Before arriving, I had read about the enkai, the coveted Japanese office party. It was touted by many a JET as the perfect opportunity to get to know your reclusive and shy co-workers. In addition, alcohol never hurt anybody.
Throughout the month of August I tried to paint a mental picture of the celebratory affair. I saw a handful of teachers mingling on a Friday afternoon at a local bar. There was mild chitchat with the occasional interruption of thunderous laughter. Every few minutes a Japanese college student elegantly adorning shorts afraid of legs would inquire if it was time for a refill. The drunkest of all would point his fingers southward towards every cup signaling yet another round. Though, this was merely an image influenced by the American experience. Having not even a smidge of Japanese culture under my belt, I couldn’t have been, thankfully, more wrong.
One would think that parties don’t belong in the rigid working society of Japan. But in actuality, it’s the secret to their success. As the saying goes, "work as hard as you party, and party as hard as you work." And the Japanese work hard. I think part of the reason they can handle their often 12 hours a day, 7 days a week schedule is because of their ability to embrace, as opposed to shunning, alcohol. Rather than a sin, drinking in Japan is a savior.
The enkai is not a casual encounter consisting of a few co-workers going out for drinks. Instead, it is officially apart of the workplace. Often, Enkais are mandatory, well planned affairs. These parties are so important that all employees must pay monthly enkai fees. Instead of union dues paying an Italian to complain how he's not getting you a raise, teachers in Japan pony up cash for a chance to be hung-over.
At my school, each sensei pays three separate fees. I, for example, must pay a 4,000 yen ($40) school fee, a 3,000 yen ($30) English department fee, and a 2,000 yen ($20) 1-nensei (10th grade teachers) fee. In total I pay over $90 a month for the right to party. Even if I were to refrain from drinking, pay I must, for it's one for all in Japan. Though it must be said, I don't always know if I get my bang for my buck, but I could care less. I enjoy being apart of a group and whenever I do choose to attend an enkai, I can relax knowing I won't have to dip into an already depleted wallet. It depends on your workplace, but I typically average one enkai a month. In addition, sometimes the money will be used to order a special lunch during exams or field trips.
So what do these Enkais usually entail? Well first off, they all feature a tabehoudai (all-you-can-eat) and more importantly a nomihoudai (all-you-can-drink) beginning around 6:30pm and lasting for two hours.
Each enkai consists of anywhere from eight to 200 people and can range from a small sushi restaurant to an upscale hotel’s banquet hall. Strangely, the enkai is one of the rare times in Japan where there are no assigned seats. So feel free to sit where you please. Each table will be outfitted with starter foods, giant bottles of beer and if you're lucky bottles of nihonshu (sake / rice wine). Now while it is all-you-can-drink, it's typically limited to beer, sake, and/or shochu (Japan's less toxic version of vodka).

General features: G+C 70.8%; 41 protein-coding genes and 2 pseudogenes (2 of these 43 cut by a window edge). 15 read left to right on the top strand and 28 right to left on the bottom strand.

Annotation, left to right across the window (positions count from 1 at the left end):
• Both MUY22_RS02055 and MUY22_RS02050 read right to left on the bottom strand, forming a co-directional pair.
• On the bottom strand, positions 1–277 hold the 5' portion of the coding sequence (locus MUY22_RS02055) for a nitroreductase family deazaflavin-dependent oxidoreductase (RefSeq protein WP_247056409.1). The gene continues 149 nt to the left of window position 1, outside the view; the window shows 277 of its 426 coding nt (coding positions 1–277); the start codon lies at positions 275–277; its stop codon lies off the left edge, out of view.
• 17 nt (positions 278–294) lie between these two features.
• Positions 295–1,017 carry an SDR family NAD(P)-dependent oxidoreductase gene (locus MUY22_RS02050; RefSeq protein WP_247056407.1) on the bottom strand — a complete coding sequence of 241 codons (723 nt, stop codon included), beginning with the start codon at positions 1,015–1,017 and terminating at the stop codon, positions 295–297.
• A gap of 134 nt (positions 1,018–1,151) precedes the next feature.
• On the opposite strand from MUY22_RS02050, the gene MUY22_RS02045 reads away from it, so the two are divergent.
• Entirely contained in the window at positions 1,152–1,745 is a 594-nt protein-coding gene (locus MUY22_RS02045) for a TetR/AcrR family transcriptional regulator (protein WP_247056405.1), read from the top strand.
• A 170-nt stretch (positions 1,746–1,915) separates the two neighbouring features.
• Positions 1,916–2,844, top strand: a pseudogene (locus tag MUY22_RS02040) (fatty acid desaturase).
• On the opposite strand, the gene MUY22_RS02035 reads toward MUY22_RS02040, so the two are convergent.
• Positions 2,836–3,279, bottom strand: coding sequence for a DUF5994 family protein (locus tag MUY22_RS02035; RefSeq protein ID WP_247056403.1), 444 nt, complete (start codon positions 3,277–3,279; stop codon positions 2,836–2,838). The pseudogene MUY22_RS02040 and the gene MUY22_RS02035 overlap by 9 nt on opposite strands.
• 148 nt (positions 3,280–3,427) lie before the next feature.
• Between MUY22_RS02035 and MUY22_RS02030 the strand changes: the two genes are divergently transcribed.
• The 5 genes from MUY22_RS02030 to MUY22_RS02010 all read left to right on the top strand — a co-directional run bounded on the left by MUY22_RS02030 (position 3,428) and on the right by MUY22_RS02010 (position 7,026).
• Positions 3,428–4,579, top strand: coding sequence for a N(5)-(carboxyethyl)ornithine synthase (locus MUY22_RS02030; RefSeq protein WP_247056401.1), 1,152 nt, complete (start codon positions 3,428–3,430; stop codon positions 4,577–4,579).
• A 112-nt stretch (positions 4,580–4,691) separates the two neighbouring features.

The most beautiful yet annoying part is that it's customary to pour someone else's drink. For most this equals a consistently full glass, but the gaijin (foreigner) is often forgotten. I don't know how many times I have to pour beer before some old lady comes over to relinquish the goodness into my hollow glass. Perhaps the Japanese assume impatient foreigners will pour their own beverage.
If you are to receive sake though, please always accept it holding your glass with two hands, this came straight from my 'etiquette nazi' principal. Though he looks like the kind of man who requires a robe and theme music for when he enters a room.
After a few rounds and some plates of food, it's time to play musical chairs. Out of nowhere the red-faced nihonjin will start venturing out to other corners of the gathering to strike up a chord. This is the ideal time to practice Japanese. You’ll be stunned at how the fat gym teacher who ignores you in the hallway is all of sudden asking you a variety of questions in exquisite English not to mention referring to himself as 'the fat man.’ Though my favorite part is the changing of the guard. The flurry of pale faces has now all adopted an embarrassing rosy shade of red. Often it takes just one beer to begin the transformation.
At this point it’s probably 8:30pm. While it may seem too early to end the party, one must realize that it's Wednesday. Yes, school night is a concept non-existent in Japan. Mainly because every night is a school/work night. Plus, if you're more daring, the party lives on. There is often a nijikai (2nd party) and a sanjikai (3rd party). Each usually consisting of yet another 2-hour nomihoudai. But sadly the funding for these parties must come from your pocket. Typically they will only run you $20, which isn't bad for 120 minutes of unlimited drinking.
That being said, there is no party like a Japanese work party. Long live the enkai!